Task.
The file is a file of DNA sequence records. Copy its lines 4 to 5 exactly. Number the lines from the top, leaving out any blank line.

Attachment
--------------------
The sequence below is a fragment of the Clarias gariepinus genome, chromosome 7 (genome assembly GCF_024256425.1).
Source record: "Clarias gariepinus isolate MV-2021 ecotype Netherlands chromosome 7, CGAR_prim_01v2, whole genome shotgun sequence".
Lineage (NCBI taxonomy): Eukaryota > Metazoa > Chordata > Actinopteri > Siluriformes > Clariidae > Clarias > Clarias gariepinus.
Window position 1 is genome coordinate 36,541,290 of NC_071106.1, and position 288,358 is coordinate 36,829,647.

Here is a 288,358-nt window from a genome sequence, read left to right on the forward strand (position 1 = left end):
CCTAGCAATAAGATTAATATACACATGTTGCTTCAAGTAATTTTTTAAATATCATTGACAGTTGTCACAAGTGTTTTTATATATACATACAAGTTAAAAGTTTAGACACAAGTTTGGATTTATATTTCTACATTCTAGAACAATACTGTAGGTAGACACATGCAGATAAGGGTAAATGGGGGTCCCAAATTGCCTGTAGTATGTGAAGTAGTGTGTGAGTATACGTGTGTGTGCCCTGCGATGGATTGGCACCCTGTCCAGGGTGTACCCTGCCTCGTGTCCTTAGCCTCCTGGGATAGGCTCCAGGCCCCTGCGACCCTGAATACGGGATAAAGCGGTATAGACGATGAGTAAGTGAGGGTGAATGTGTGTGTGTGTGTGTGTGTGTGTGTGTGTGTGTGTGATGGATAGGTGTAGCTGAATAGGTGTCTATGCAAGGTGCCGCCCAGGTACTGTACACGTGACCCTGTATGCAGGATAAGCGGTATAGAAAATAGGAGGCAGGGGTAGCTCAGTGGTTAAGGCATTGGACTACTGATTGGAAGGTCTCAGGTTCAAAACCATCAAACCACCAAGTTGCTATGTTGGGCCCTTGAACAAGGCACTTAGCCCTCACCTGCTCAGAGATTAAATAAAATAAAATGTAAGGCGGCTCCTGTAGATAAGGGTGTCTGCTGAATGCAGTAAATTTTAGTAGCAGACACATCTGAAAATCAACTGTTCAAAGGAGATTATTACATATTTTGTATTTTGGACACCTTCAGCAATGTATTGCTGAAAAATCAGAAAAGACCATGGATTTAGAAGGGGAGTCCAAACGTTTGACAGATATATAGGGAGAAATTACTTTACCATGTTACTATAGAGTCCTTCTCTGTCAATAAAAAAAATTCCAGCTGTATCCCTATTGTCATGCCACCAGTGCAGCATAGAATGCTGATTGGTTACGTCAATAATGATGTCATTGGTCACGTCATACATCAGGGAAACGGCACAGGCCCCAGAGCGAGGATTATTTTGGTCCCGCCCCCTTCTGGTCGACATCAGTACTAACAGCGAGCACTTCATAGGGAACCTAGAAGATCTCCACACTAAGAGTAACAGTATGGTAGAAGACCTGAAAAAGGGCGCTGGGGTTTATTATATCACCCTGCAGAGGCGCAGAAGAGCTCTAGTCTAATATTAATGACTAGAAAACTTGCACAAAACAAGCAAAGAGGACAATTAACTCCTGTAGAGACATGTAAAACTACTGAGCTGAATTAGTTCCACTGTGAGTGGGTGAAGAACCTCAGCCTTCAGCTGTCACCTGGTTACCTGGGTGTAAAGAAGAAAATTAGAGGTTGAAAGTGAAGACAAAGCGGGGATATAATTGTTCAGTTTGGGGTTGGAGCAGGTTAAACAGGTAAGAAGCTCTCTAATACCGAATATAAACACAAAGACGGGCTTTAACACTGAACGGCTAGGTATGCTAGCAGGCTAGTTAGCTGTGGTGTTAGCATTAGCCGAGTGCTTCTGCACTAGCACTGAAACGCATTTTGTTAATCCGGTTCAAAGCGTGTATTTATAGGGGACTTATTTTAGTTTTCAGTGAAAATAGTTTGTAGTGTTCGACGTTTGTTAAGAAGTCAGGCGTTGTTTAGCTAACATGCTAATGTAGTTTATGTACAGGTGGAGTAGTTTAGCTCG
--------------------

Window position 1 is genome coordinate 36,541,290 of NC_071106.1, and position 288,358 is coordinate 36,829,647.

Here is a 288,358-nt window from a genome sequence, read left to right on the forward strand (position 1 = left end):